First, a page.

Lennart Poettering: BSD Isn't Relevant Anymore
jherman at dichotomia.fr
Tue Jul 19 09:19:43 UTC 2011
On 19/07/2011 08:11, Polytropon wrote:
> On Tue, 19 Jul 2011 01:39:02 +0200, Jerome Herman wrote:
>> On 19/07/2011 01:21, Gary Gatten wrote:
>>> This may get me flamed (probably will) but I'm wondering what
>>> the relationship is between FreeBSD and PC-BSD? PERHAPS if
>>> they were to somehow join forces, share development load, etc.
>>> and "unify" the FreeBSD offerings under one roof; ie: PC-BSD and SERVER-BSD.
>> Basically, PC-BSD is just a layer of candy over an almost untouched
>> FreeBSD, so it is not the same at all than what you can see with Linux
> PC-BSD offers a new interactive installer, and comes with KDE
> preinstalled and preconfigured. There's also some autodetect
> magic under the hood. On sufficiently recent hardware, it works
> very well. However, its hardware requirements are _high_ above
> those of a "normal" FreeBSD system.
>> PC-BSD offers a graphical and simple installer, and an arguably easier
>> package system.
> As far as I know, the downside of the forced interactivity
> is now gone, as there's also a command line tool for using
> PBI packages.
> Arguing... what is easier at manually locating software using
> a web browser, manually downloading it and interactively
> holding the installer's hand while installing software? :-)
Well, of course installing is easier. But package management is not just
General management tends to be a little harder, for example if you need
a specific version of PHP-LDAP, that matches your server LDAP and your
Rigid packages won't allow fine grained tweaking that you might need.
>> Also it installs KDE and automatically makes a few decisions.
>> You can actually just use the graphical installer in order to install a
>> standard FreeBSD, even if some tricky options won't be available from
>> the installer (but you can still run sysinstall later to activate them)
> The default installation works quite well, there's only few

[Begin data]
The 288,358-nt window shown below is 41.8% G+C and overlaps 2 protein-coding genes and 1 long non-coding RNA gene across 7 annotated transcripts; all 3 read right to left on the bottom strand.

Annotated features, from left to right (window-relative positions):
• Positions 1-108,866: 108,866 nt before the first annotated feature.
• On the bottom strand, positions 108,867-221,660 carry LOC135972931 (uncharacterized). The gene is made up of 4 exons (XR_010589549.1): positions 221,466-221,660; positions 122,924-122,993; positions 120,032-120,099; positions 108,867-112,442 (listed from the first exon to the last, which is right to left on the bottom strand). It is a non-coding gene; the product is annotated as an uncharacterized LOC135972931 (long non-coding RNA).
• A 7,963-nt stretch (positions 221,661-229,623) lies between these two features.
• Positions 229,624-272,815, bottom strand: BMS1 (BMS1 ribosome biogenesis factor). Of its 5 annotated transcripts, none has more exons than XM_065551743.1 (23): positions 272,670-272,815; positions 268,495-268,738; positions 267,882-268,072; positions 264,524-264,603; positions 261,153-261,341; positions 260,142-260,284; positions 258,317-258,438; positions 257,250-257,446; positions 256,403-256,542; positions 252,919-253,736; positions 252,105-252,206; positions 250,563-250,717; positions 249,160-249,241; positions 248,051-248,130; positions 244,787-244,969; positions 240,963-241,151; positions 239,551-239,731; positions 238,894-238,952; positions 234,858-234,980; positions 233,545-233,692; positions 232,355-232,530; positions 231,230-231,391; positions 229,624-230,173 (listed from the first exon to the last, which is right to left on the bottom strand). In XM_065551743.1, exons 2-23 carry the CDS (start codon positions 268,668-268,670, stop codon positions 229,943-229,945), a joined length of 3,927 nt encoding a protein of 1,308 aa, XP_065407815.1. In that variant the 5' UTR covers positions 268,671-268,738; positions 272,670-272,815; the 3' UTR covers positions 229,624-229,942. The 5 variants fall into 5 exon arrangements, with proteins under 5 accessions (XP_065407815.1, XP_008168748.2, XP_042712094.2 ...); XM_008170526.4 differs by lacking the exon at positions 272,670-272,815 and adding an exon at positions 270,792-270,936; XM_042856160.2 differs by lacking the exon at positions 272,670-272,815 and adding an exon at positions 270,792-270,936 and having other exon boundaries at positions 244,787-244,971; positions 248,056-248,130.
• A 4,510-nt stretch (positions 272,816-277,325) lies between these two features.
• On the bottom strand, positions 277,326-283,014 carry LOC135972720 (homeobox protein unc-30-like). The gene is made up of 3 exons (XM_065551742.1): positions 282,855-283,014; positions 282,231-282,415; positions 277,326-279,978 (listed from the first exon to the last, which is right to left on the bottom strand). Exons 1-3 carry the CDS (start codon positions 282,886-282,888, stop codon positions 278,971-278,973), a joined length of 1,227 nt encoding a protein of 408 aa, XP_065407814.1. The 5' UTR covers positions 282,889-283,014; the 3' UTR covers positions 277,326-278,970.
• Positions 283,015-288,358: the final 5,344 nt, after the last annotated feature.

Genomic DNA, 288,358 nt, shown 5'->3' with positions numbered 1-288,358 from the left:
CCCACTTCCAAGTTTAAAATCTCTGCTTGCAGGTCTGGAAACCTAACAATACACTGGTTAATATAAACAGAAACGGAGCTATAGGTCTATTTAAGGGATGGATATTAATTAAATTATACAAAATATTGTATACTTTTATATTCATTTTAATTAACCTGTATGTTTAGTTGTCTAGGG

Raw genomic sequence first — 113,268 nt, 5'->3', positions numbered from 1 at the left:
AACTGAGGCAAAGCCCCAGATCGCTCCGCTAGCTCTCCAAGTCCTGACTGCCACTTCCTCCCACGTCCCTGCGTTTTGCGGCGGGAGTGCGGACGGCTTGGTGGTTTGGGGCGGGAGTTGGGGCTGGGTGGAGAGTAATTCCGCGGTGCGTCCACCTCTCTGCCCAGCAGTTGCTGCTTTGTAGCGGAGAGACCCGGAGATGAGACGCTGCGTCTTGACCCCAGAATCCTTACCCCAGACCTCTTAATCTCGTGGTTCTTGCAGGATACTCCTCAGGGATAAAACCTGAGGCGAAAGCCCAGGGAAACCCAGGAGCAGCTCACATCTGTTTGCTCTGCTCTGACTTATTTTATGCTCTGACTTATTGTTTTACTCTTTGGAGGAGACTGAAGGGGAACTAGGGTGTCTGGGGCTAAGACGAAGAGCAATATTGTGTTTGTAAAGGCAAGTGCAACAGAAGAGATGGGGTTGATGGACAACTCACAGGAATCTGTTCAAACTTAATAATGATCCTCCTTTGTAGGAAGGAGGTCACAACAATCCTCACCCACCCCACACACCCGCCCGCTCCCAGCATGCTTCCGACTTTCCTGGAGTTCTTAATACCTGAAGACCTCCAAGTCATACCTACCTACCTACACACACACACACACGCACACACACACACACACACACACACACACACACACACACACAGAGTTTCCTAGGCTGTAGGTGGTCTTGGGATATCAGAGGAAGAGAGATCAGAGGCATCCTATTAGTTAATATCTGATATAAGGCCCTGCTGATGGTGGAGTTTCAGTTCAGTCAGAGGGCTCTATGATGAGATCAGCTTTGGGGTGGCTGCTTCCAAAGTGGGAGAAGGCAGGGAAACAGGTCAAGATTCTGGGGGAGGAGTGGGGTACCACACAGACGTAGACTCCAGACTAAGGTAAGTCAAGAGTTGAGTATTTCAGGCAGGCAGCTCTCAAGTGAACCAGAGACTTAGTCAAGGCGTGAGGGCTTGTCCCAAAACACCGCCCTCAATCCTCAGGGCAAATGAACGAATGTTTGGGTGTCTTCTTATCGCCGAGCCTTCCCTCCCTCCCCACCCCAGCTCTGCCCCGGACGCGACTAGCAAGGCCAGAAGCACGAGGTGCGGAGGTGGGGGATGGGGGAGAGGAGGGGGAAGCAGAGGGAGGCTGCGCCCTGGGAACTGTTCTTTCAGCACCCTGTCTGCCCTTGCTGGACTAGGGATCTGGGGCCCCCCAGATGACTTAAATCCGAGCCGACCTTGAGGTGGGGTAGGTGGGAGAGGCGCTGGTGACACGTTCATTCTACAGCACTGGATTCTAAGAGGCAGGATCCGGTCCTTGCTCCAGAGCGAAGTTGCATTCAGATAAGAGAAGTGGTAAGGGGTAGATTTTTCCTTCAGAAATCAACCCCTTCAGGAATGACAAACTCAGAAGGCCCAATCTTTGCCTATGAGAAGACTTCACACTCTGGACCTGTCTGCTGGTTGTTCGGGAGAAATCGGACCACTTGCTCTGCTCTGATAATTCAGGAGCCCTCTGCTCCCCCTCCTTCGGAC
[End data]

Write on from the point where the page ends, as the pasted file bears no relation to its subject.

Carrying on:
> things you need to configure (especially if you're not
> comfortable with the default settings). I have some friends
> being long-term PC-BSD users, it's just no _my_ cup of tea
> as I don't like KDE much.
>> I personnally use it as an easy installer for Crypto-ZFS servers.
> The installer can even be used to install configurations that
> sysinstall can't.
>>> I believe several flavors of Linux have successfully done
>>> this. Perhaps for licensing reasons more than technical,
>>> but nonetheless there were two offerings each focused on
>>> either a desktop or server deployment strategy.
> But there are "mixed forms" of systems. Precisely differentiating
> between "a server" and "a PC" isn't always possible. For
> example, if you have a workstation that is used by more than
> one user, is this a PC, a _personal_ computer anymore? Or
> what if you use a laptop computer (maybe due to energy
> consumption) to act as a server, and once a week you use
> it as a desktop?
>>> Just a thought. I'm not married to any particular OS -
>>> it's a tool and I use what suites my needs best. I
>>> enjoy FreeBSD and like what it stands for - I would
>>> like to see it grow; both technically and in popularity.
>> Well the PC-BSD layer gives a great installer, now the only thing needed
>> would be a great server/daemons management layer.
> And better german language support in KDE. :-)
>> A FreeBSD distro with LDAP, ACL and MAC management would be nice though.
> You could create a port that brings all this functionality
> in one rush. Remember that the ports collection is more than
> just about installing software - it can be used to even
> bring such features to the system and configure them.
A port that would reboot in single user, use tunefs to activate ACL here
and there, activate MAC and move most users to an LDAP auth ? I don't
Actually I would be scared if such a port was accepted in the port tree.
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